At the Yellowknife jail, inmates gather around to watch trapper Donovan Boucher expertly prepare a lynx, pushing his skinning knife away from the pelt.
The inmates are in a new program being piloted by the North Slave Correctional Centre and the Northwest Territories’ Department of Environment and Natural Resources (ENR) to teach participants about trapping, trip planning, survival and machine repair.
Most of all, it’s a change of pace for men at the jail.
“To see something like this happening is good for your mind. You’re not thinking of other stuff,” said one inmate.
Once he’s released, he can’t wait to go help his uncle on the land, he said.
The room is filled with laughter and people are telling stories — one of the inmates remarks that it “feels like real life.”
In order to visit the program, the CBC agreed to not name inmates to comply with the Department of Justice’s privacy concerns.
Some participants told the CBC about their lives before incarceration, like one experienced hunter from Nunavut’s Kitikmeot region who woke up excited to see what animals they would be skinning.
He’s thinking about the time he got a 700-pound polar bear.
“We go travelling by snowmobile and tow a sled. The whole town writes down their name to get a draft for a polar bear tag and I was one of them.”
He can skin a polar bear in three and a half hours, he told the CBC.
“They should have more programs like this even during the summer, spring … winter is the best,” he said.
Everett McQueen, a traditional counsellor and liaison officer at North Slave Correctional Centre, says the program creates a “good atmosphere.”
“We joke around, we laugh, and it gets [out] the day-to-day stress. They come in here and seem to have a different attitude.”
Trapper Scott McQueen tells stories the whole afternoon about his upbringing and what it takes to trap today.
For many trappers, he explains, this means participating in the “mixed-economy” to live a traditional lifestyle while earning wages to support trapping.
“There’s so much work to do as a trapper,” said Scott McQueen, adding that it’s best to start early in the morning.
When the light is starting to show over the ice fog, “that’s when you want to be trapping on your trail — smokin’ daylight,” he said.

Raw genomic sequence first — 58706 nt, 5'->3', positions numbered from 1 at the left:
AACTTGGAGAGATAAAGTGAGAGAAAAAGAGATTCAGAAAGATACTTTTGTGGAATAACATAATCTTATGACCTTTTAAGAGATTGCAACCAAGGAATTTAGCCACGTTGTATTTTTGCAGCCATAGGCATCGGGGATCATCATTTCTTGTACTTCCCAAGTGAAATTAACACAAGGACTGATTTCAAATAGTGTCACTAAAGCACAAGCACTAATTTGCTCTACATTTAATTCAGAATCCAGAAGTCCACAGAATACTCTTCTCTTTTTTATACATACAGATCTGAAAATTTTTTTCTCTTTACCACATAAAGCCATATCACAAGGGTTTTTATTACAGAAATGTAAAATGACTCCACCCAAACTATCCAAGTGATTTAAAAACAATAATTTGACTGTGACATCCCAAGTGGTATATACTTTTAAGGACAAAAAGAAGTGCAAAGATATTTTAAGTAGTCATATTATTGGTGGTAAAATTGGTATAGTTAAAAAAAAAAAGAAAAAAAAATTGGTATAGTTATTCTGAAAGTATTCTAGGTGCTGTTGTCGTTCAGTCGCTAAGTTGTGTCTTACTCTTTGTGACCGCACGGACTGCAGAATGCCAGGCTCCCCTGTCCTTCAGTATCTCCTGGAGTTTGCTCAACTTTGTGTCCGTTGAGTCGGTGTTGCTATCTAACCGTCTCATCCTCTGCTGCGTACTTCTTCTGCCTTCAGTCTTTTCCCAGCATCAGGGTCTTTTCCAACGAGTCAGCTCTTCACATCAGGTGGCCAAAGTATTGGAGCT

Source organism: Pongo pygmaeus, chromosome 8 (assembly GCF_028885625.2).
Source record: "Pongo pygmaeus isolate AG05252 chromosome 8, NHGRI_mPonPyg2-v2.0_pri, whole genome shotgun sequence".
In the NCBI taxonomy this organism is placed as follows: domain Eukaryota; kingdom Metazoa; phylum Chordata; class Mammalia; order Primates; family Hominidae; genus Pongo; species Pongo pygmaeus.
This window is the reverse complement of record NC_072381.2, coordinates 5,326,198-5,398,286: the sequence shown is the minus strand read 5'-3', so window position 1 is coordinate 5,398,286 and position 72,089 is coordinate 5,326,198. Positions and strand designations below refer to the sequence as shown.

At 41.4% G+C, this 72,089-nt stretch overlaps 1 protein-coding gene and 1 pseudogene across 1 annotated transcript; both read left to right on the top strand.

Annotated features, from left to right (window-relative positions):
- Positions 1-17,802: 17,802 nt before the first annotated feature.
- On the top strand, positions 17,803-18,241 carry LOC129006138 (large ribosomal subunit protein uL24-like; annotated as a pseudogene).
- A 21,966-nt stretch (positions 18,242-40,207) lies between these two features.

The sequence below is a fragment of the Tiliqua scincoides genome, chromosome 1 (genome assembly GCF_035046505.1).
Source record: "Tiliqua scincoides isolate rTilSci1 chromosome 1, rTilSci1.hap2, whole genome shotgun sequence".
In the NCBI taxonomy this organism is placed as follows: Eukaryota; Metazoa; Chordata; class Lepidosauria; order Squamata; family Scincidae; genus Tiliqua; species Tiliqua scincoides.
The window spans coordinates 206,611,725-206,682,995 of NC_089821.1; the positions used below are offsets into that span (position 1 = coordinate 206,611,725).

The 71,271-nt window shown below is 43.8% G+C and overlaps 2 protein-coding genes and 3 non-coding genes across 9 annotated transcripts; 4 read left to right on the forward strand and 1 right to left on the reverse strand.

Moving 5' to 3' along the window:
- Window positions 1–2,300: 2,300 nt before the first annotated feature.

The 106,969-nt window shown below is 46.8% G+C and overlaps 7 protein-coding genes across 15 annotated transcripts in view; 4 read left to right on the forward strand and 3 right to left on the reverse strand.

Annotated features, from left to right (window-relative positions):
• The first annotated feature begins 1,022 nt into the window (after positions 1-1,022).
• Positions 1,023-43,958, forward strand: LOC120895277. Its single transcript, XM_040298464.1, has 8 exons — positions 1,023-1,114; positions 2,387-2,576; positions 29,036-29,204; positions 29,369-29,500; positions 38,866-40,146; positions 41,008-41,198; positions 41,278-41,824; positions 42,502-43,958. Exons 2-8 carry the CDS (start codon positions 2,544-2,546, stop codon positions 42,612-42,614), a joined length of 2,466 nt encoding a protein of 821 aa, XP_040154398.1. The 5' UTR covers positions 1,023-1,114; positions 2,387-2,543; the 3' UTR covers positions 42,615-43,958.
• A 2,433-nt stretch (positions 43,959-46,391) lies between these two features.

Scott McQueen said the program is bringing participants to share stories and connect with memories of family and heritage, like one participant who spoke about harvesting willow-root to weave traditional fishnets.
“I encouraged him to also go back to his community and do those activities,” he said. “That knowledge is really important.”
“We’re trying to recapture that good feeling people had of being able to harvest everything they needed — your food, clothing, shelter and heat.”
In one of several sessions held since January, participants had a fire outdoors in an open area.
“One guy was looking up at the sky, ‘Oh that’s nice to look at the blue sky without a chain-link fence above you,'” said Scott McQueen.
Typically, inmates’ outdoor activity is enclosed completely with a chain-link fence, he said.
Carl Williams is another of the trappers teaching at the jail. He said his dad worked with the Hudson’s Bay Company and taught him everything he knows.
Williams works with one inmate on a fox and another on a squirrel, while passing along tips.
He shares how he skins and stretches wolverine for fur trim, leaving the feet attached because it’s most popular as a trim.
Some of the program participants already know how to prepare animals, and some are learning from the very beginning, he said.
One inmate told CBC that the program is good for someone who has never worked on pelts.
“That’s a new experience for me. I never seen that through my whole life. It’s my first time I ever seen stuff like this skinned in front of me,” he said.
Vincent Casey, an education outreach co-ordinator with ENR, said the pilot program was designed to reach as many people as possible, which is why sessions are held monthly and not packed into a single week.
Inmates may be in and out of jail, or have court dates, and so spreading the programming out means more people can attend.
Since the program began, around 40 inmates have dropped in to at least one session, like trip planning and survival, skinning, preparing pelts for auction and introducing them to the Mackenzie Valley Fur program.
“Any programming that allows people to connect meaningfully to what they want their life to be or what their life was before they came to jail is a really big thing,” said Casey.
Casey was previously a teacher at the jail and said it can be difficult to imagine what your future will look like when you are in jail.
Teaching outdoor skills like machine repair, tent setup and trapline setting are tangible skills that men can take with them when they leave.
“It allows the inmates to think about home in a meaningful way.”